I get the financial issues of both organizations. Membership rates are seeing some hard times as they compete with all the other activities kids can participate in.

For over 100 years, both the Boy Scouts and Girls Scouts have been thriving organizations. Just to put this in perspective, today there are over 2.6 million Girl Scouts and 3.4 million Boy Scouts, and this number includes their adult leadership. At the Girl Scouts peak, only a little over a decade ago in 2003, there were 3.8 million members. The Girl Scouts alone have lost over a million members in just over a decade.

I am no mathematician, but membership is not climbing, and it’s not just one year—it has proven to be a trend. In a business with such declines, something must be done to survive, but I disagree that poaching members from the Girl Scouts is the answer. There are answers to the Boy Scouts problems which could have been discussed prior to opening the doors of their entire organization to girls. What about the other 90 percent of boys in the United States who are not current members?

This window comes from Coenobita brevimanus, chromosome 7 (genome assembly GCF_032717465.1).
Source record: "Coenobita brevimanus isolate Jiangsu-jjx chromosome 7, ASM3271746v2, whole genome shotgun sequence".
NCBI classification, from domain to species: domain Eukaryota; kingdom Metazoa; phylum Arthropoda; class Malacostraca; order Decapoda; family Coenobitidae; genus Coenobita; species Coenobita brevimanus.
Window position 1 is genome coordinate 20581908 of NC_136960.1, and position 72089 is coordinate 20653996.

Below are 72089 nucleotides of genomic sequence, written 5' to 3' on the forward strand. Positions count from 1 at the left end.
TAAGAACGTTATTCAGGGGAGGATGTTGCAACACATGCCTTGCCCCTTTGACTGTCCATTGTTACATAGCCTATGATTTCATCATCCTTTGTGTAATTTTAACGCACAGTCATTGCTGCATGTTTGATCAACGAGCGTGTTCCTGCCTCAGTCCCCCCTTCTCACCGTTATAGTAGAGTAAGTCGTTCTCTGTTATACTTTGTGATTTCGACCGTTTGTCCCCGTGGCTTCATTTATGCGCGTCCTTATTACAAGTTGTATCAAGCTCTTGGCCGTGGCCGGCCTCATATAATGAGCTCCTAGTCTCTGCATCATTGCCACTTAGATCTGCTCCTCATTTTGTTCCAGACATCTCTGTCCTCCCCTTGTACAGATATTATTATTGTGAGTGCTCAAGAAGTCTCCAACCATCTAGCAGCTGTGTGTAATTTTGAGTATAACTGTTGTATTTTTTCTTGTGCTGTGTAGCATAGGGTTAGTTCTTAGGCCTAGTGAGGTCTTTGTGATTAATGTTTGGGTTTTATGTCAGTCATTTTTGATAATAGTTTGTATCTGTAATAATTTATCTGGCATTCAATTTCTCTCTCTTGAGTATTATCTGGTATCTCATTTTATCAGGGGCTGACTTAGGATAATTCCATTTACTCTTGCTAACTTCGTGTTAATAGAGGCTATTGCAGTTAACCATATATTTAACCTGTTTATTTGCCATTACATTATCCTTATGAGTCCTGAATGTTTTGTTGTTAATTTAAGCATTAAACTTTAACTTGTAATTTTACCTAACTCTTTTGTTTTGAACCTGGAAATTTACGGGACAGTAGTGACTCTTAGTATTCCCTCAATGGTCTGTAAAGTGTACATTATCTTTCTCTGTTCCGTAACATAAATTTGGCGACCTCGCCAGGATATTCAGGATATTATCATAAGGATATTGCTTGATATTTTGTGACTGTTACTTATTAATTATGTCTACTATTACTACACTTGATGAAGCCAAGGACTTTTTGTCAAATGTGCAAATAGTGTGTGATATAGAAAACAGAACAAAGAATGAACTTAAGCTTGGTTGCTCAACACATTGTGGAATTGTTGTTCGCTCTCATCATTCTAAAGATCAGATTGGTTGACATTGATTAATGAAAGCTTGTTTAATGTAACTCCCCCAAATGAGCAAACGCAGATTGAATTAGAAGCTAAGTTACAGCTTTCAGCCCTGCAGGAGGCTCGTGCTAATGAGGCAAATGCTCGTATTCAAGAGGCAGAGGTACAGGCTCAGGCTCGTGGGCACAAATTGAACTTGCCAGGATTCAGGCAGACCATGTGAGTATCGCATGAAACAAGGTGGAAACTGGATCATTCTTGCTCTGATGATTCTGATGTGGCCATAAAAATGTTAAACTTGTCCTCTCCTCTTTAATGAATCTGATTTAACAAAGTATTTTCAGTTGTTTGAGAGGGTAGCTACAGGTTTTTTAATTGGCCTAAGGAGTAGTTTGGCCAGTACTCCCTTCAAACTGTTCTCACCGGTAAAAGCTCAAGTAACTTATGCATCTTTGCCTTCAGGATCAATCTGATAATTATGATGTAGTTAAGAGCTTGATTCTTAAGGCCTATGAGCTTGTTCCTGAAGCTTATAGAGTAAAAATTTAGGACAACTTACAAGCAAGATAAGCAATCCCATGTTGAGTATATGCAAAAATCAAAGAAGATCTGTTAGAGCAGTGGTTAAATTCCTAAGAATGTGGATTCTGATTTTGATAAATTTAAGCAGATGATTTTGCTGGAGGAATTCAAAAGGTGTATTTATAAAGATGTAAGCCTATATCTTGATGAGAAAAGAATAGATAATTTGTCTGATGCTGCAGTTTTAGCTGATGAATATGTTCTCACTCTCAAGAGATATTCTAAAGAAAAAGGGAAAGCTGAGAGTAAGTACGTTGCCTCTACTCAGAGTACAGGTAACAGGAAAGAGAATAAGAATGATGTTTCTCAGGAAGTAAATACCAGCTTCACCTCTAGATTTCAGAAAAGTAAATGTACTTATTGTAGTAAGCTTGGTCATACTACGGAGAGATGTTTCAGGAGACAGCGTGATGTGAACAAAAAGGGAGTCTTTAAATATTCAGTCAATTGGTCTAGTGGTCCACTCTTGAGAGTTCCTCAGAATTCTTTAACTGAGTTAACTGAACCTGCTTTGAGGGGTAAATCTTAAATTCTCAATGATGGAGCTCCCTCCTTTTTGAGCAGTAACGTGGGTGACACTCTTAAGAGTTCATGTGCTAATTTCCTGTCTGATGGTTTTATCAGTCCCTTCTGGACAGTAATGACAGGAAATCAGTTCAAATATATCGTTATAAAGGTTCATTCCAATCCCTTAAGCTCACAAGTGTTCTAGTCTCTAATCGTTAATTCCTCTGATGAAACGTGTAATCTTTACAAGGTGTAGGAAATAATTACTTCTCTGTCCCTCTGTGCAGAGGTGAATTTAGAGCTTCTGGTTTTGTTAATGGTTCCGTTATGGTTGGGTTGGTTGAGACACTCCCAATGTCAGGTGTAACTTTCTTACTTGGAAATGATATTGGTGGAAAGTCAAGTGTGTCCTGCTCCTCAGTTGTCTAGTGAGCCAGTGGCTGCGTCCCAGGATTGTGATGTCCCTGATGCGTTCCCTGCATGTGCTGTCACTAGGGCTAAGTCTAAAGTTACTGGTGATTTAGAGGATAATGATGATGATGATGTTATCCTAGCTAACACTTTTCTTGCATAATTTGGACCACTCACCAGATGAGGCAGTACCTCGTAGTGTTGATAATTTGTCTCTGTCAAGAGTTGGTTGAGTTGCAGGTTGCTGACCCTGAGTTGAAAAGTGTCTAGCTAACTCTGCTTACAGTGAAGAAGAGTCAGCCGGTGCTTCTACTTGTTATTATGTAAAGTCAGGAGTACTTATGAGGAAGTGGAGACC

While changing the gender inclusion rules of the organization captured a lot of headlines and will probably bolster membership in the short run for the Boy Scouts, no favors will be done long-term to either organization, or especially to the most important part of the discussion: the over 35 million young women under 18 who are in need of gender exclusive organizations like the Girl Scouts.

So let the games begin between Boy Scouts and Girl Scouts. A new merit badge and patch may be created in hand-to-hand combat between the two!

Missy Mae Walters serves as the senior associate of campaigns and public affairs at JSN & Associates. Walters served as the regional political director for the Trump for President Campaign in Ohio and is a former executive director of the Montgomery County Republican Party. Reach her at